FAMILY VIEWING (director/writer/editor/producer: Atom Egoyan; cinematographer: Robert MacDonald; editor: Bruce MacDonald; music: Michael Danna; cast: David Hemblem (Stan), Aidan Tierney (Van), Gabrielle Rose (Sandra), Arsinee Khanjian (Aline), Selma Keklikian (Armen), Jeanne Sabourin (Aline’s mother); Runtime: 86; MPAA Rating: NR; Cinephile/Zeitgeist; 1987-Canada)
“Not meant for family viewing as the title might indicate.”
Reviewed by Dennis Schwartz
Canadian-based writer-director Atom Egoyan (“Next of Kin”-1984), an Armenian born in Egypt, creates his second feature on a shoestring budget. It’s a unique black comedy and evocative drama, that is not meant for family viewing as the title might indicate. It covers a wide range of topics from rights of privacy to the problems over caring for the elderly immigrants to alienation among family members. Originally shot on video this early Egoyan feature hones in on a dysfunctional family and their impersonal relationships, where they would rather watch television or video than communicate with each other. It targets how technology has not only helped modern mankind but also hindered it.
Teenager Aidan Tierney finds that his seemingly regular middle-class father (David Hemblen), a video components distributor, has a thing for sado-masochism and phone sex, which is the reason his wife left him. Dad places his senile mother-in-law in a seedy nursing home, and brings home a new bimbo wife (Gabrielle Rose) to satisfy his sexual desires. Tierney feels obligated to connect with Granny and visits her regularly in the home, where by chance he bumps into a young woman (Egoyan’s wife Arsinee Khanjian) who has befriended Granny and works for the phone-sex operation his father and stepmother uses.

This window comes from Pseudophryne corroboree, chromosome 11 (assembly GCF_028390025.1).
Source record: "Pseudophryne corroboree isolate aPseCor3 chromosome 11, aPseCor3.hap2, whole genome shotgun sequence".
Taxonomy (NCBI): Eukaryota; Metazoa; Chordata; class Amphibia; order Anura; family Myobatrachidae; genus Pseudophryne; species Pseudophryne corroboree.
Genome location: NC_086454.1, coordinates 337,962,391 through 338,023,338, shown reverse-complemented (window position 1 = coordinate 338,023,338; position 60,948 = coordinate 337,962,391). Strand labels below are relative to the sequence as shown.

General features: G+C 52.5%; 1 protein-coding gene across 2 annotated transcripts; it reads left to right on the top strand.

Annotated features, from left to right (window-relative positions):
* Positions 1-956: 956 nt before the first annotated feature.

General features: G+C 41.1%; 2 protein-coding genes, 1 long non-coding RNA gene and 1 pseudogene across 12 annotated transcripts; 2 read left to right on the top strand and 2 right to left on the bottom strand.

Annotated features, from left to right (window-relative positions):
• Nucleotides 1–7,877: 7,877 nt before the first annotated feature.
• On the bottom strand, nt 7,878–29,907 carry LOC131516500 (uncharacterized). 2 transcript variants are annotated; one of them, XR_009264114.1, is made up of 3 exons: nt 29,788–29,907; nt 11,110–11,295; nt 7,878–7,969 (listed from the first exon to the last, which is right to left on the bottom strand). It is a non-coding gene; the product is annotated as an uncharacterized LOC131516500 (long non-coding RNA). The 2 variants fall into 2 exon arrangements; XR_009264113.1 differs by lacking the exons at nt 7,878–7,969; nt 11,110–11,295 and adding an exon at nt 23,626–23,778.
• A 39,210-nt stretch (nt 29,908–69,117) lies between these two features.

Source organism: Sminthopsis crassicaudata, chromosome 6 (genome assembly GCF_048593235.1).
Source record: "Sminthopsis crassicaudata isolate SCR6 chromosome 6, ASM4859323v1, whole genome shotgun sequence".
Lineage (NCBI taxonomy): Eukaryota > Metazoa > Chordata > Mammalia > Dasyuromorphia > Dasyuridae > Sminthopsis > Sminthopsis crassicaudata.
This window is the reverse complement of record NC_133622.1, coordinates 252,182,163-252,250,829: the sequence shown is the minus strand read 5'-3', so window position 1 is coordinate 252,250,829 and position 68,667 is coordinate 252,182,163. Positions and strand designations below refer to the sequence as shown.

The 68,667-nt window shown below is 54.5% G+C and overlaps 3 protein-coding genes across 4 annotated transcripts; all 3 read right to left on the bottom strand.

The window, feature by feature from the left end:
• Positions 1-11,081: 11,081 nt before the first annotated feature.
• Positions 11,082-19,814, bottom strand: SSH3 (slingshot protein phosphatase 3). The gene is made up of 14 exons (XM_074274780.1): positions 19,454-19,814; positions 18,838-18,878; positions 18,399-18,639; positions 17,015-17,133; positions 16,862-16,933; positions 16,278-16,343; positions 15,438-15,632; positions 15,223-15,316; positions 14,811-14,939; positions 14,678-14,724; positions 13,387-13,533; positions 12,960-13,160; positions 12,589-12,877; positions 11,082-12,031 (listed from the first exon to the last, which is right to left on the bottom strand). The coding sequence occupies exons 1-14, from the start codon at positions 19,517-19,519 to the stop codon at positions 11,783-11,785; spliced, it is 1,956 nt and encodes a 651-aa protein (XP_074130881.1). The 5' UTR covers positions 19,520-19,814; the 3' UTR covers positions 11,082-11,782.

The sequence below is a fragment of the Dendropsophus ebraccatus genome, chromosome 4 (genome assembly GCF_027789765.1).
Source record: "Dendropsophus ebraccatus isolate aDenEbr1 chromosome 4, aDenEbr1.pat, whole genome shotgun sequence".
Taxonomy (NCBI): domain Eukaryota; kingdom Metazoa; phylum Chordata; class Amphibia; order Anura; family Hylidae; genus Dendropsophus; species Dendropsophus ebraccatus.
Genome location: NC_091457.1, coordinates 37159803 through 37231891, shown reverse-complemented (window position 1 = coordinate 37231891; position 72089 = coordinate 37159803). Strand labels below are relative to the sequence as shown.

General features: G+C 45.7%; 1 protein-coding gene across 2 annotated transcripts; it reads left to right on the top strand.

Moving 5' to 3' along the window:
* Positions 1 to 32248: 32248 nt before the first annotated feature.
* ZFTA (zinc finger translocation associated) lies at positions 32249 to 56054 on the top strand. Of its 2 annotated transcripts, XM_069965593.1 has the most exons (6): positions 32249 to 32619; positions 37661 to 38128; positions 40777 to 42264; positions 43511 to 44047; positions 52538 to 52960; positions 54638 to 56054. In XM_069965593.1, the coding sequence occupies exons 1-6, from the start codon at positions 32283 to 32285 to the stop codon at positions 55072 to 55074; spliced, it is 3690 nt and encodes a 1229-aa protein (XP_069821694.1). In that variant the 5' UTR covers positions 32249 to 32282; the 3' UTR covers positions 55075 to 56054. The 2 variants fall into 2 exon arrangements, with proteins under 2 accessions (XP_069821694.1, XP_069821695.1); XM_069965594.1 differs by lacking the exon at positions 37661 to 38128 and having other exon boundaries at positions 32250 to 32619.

When Tierney discovers that his father has been erasing cherished family home movies of his real mother and substituting homemade pornography featuring himself and Gabrielle — the upset son has an oedipal attack and rebels against his father’s authority, in his vacuous self-righteousness forgetting that he’s boffing his stepmother. The zealous Tierney replaces these tapes with blanks and rescues Granny from the depressing nursing home to care for her himself, in hopes that he can remember mom through her. Dad reacts by hiring a private eye to spy on his son.
The talented but still rough around the edges Egoyan gives us a unique look at family relations, probably not the way we might want to see it. Nevertheless, the film has a mesmerizing quality that makes the bizarre seem all the more plausible. This film made a hit with film critics, but barely a ripple in the public arena. Its major fault was that all the characters remained too distant, unable to make a connection with the viewer or with each other.
REVIEWED ON 1/23/2004 GRADE: B+
Dennis Schwartz: “Ozus’ World Movie Reviews”
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